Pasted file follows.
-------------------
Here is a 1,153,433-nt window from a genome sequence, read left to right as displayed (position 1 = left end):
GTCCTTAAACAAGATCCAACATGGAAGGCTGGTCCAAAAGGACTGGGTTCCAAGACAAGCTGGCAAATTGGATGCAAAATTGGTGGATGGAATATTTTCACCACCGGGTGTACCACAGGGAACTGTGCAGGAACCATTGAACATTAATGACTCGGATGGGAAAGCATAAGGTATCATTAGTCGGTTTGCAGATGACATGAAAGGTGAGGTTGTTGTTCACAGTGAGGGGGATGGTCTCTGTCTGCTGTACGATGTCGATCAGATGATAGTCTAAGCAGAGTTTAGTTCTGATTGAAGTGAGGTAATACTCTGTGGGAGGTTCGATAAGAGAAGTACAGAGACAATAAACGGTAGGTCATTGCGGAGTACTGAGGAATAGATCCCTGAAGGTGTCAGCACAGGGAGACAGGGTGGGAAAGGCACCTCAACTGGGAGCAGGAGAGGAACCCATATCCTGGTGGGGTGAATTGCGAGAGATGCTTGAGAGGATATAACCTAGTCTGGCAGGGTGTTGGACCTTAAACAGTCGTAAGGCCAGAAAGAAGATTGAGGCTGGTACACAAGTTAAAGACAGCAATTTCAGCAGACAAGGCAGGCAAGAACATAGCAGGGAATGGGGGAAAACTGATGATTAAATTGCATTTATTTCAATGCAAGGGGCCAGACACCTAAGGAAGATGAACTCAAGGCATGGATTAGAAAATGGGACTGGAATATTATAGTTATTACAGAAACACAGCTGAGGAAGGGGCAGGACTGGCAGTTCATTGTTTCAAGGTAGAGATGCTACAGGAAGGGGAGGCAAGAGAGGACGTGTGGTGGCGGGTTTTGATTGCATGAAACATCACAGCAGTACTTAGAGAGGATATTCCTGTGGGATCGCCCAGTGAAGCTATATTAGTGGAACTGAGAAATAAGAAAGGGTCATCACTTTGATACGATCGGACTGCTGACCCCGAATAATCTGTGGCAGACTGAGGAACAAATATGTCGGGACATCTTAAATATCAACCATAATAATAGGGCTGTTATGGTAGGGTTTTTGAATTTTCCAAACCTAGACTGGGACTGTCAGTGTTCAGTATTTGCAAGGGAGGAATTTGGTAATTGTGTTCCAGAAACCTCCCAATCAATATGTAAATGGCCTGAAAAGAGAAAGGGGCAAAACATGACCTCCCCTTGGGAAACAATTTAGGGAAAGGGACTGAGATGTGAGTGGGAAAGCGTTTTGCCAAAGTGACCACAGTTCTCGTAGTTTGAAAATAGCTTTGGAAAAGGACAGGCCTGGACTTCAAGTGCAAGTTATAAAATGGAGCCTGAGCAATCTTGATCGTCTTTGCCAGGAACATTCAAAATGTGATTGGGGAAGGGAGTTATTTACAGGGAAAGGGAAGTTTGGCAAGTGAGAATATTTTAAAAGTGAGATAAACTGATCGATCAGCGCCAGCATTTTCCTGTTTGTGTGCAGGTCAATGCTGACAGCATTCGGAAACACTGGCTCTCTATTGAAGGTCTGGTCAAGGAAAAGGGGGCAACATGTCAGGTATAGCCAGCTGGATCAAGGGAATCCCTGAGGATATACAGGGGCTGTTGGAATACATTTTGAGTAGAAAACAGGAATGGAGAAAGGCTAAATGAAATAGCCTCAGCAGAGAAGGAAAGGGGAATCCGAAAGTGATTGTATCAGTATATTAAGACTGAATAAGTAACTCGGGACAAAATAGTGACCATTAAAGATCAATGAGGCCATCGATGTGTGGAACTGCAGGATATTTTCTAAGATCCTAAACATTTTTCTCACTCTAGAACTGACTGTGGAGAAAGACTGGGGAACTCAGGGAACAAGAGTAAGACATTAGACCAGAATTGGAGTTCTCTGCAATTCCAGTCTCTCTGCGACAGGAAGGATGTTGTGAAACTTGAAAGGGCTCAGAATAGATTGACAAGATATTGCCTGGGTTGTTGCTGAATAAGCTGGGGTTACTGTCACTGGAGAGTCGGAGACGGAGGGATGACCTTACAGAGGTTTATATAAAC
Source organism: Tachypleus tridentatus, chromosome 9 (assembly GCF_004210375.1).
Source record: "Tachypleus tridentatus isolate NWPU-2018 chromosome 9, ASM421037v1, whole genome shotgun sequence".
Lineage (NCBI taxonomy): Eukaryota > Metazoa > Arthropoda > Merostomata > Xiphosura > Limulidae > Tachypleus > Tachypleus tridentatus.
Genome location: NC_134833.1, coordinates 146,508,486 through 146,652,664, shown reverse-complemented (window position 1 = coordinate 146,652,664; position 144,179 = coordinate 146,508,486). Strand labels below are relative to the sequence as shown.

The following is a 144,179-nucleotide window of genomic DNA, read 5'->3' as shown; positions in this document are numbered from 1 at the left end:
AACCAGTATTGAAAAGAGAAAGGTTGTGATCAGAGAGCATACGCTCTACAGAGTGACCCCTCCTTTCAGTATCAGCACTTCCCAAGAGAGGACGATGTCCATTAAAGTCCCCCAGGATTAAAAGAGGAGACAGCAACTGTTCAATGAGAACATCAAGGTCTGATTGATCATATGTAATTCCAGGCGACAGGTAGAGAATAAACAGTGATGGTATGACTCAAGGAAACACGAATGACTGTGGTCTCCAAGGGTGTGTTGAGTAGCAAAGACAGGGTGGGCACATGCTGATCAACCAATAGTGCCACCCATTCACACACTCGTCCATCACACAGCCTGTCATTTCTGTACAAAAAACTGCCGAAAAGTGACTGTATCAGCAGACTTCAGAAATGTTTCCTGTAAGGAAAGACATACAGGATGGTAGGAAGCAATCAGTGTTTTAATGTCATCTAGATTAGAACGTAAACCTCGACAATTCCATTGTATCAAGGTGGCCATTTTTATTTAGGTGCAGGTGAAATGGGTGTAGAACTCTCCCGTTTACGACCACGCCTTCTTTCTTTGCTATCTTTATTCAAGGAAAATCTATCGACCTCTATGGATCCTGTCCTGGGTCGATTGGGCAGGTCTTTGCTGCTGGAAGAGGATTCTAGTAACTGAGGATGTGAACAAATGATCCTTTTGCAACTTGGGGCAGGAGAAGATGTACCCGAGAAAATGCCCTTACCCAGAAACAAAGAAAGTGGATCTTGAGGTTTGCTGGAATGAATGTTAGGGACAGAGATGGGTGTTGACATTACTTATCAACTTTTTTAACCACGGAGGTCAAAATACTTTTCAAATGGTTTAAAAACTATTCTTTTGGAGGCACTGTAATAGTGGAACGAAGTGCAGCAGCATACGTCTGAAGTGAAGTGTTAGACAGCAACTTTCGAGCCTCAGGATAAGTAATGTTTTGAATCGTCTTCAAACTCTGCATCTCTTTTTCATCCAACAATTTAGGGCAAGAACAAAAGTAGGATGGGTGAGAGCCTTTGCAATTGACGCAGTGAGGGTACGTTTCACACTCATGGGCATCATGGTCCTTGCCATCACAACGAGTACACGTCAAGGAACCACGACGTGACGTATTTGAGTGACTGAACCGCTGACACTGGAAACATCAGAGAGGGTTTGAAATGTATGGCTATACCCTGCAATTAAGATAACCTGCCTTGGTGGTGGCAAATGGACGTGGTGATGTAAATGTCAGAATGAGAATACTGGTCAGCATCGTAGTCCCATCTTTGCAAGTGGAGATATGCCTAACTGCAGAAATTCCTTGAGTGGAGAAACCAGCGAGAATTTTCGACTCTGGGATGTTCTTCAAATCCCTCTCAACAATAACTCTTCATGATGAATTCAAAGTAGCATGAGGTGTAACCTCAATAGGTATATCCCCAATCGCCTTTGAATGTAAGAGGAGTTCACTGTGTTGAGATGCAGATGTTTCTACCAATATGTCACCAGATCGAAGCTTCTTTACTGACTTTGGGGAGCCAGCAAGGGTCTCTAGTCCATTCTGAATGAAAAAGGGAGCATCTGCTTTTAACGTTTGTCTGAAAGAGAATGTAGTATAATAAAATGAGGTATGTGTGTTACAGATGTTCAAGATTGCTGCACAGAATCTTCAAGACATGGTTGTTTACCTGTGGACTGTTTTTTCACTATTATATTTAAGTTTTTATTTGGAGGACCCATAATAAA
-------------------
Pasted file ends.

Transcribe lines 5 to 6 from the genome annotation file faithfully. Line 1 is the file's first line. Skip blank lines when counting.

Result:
Lineage (NCBI taxonomy): Eukaryota > Metazoa > Arthropoda > Merostomata > Xiphosura > Limulidae > Tachypleus > Tachypleus tridentatus.
Genome location: NC_134833.1, coordinates 146,508,486 through 146,652,664, shown reverse-complemented (window position 1 = coordinate 146,652,664; position 144,179 = coordinate 146,508,486). Strand labels below are relative to the sequence as shown.